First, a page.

"There’s a curse on that bloody ring, I know it," Jack muttered. "Look at all the trouble it’s caused. Everyone who touches it comes to some sort of grief—" His words drained away, but his mouth stretched slowly into a smile.
"What?" Tory demanded.
"I was just thinking of the last time I saw that ring," sad Jack.
"Where?" she quizzed him. "On Nevis?"
"In Basseterre. In the possession of Chief Constable Raleigh."
Jack sprang up at first light to help make sail for Antigua. The men were a groggy, irritable bunch this morning, with little taste for high spirits, so Jack kept his under wraps while doing all he could to speed their journey along. But Downie, the young Cornish fellow, was pleased enough with Jack’s company, as they hauled on the throat halyard.
"You’ve put in and out of Basseterre a few times, have you not, Hugh?" Jack struck up a conversation as the line was sheeted home.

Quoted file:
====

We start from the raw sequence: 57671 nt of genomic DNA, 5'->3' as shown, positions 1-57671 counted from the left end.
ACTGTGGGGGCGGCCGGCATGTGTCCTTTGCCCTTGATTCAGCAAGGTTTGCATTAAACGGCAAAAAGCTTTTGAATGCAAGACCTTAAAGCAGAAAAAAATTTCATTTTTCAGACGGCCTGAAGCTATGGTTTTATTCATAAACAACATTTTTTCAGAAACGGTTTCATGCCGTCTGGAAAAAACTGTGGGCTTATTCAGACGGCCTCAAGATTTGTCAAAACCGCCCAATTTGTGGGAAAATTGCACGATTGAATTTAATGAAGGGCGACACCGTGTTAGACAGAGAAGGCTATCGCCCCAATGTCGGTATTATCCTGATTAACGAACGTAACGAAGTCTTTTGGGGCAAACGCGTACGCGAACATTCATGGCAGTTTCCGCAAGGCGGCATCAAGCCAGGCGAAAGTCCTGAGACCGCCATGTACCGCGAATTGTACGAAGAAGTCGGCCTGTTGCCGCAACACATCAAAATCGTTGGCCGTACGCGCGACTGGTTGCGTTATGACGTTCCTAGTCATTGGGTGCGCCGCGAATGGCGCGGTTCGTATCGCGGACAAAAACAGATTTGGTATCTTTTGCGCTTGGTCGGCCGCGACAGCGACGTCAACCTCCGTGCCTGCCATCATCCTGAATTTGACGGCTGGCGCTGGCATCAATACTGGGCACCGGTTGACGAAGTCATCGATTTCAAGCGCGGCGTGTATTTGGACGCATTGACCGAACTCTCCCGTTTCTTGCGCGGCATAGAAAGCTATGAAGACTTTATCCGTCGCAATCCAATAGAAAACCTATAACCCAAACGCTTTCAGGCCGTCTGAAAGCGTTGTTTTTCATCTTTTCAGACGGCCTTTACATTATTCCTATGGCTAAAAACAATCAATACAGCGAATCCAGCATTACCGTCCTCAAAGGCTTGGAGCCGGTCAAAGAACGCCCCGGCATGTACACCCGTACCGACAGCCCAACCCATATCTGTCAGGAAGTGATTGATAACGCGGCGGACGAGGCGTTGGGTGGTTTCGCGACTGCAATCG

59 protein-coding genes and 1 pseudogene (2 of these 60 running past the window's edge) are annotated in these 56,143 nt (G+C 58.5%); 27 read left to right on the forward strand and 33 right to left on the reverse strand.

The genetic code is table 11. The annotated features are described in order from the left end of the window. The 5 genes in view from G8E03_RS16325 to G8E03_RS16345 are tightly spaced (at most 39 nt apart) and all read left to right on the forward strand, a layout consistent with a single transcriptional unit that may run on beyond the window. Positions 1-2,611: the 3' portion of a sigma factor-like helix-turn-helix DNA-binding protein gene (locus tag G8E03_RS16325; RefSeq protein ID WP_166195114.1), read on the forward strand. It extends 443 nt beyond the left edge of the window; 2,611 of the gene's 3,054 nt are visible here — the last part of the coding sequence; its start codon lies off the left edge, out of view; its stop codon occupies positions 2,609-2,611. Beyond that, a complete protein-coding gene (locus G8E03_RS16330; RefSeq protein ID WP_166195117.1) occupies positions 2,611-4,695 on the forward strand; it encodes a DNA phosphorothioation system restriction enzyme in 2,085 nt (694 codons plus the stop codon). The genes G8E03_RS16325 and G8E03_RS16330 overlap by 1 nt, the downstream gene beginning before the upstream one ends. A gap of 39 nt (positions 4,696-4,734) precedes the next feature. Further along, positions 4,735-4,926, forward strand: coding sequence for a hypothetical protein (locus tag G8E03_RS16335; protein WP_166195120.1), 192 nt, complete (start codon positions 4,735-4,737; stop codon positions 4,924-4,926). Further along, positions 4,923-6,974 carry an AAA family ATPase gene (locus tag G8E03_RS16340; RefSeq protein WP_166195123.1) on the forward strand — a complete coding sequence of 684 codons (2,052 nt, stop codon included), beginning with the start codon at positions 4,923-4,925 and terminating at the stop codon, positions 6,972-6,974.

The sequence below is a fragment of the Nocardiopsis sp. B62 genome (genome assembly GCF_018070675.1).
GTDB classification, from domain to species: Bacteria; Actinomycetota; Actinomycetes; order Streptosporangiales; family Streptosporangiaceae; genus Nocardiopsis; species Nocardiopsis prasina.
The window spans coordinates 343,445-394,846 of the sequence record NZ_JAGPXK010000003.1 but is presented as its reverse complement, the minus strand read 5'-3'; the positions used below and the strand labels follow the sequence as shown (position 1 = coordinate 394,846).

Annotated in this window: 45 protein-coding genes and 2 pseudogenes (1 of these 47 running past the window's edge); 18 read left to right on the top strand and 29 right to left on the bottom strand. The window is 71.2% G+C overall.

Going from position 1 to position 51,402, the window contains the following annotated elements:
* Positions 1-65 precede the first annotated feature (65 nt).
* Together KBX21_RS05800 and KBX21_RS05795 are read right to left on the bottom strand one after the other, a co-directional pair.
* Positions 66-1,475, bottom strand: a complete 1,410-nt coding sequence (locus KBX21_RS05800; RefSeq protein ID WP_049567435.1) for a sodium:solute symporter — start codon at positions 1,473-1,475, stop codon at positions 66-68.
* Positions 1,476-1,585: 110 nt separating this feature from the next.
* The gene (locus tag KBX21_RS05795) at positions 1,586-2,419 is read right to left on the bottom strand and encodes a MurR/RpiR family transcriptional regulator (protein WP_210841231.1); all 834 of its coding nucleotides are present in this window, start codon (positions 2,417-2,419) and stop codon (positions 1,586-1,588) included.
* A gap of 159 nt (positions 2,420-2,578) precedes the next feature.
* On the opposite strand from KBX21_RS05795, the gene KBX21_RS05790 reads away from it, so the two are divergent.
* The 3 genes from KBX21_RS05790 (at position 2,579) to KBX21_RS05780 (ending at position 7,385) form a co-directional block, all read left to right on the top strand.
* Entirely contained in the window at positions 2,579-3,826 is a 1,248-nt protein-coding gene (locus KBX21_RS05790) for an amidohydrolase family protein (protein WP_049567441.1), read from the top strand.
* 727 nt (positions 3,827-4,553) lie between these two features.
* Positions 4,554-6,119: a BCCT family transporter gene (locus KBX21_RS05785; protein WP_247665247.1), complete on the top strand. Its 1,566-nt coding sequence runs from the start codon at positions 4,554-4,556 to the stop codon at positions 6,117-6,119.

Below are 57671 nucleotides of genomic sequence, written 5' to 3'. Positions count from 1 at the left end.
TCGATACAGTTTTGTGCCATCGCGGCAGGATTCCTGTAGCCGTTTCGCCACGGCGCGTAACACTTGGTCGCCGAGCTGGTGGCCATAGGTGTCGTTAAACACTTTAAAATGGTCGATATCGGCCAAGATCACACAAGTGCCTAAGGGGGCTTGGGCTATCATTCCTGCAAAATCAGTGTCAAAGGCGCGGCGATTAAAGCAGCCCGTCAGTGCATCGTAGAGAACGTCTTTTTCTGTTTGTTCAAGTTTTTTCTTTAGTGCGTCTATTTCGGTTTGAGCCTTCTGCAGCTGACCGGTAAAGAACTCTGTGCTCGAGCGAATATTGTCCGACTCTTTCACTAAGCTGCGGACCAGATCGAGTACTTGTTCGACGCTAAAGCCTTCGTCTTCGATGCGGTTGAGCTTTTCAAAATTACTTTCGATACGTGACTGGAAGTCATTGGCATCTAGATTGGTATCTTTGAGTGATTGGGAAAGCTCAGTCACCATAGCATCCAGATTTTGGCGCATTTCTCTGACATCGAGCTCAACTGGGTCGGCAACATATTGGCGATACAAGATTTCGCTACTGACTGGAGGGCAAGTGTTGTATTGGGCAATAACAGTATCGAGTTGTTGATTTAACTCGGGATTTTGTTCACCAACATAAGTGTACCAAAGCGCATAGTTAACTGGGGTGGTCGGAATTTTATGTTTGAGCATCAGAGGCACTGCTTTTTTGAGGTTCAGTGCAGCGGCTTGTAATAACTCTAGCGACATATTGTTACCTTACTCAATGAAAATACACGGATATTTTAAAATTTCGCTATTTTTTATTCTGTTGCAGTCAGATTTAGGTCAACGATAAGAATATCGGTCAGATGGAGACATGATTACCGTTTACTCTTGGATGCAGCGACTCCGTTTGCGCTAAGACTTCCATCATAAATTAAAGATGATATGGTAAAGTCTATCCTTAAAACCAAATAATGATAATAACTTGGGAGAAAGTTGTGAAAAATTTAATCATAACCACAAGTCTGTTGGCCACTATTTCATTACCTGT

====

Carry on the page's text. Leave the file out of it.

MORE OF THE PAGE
"In St. Kitts, ye mean? Aye, and like to again when Mr. Dykstra takes command."
"Have you never heard of the Devil’s Ring, then? No? And you in the smuggling trade?"
"What be it, then?"
"Only the handsomest ring ever seen, pure Spanish gold." Jack shrugged a little closer and dropped his voice, making each word more precise. "And the most haunted. There’s a curse on it."
Downie frowned at him. "D’ye believe in such things, Jack? Mr. Dykstra says curses and the like be only superstition."
"Aye, he’s a practical fellow. But you being a Cornishman, I thought you’d know better."
Eager curiosity was kindling in the lad’s blue eyes, despite his expressions of doubt.
"Aye, well, he may be right at that," Jack went on, briskly. "I only thought to tell you what I’ve heard, for your own protection."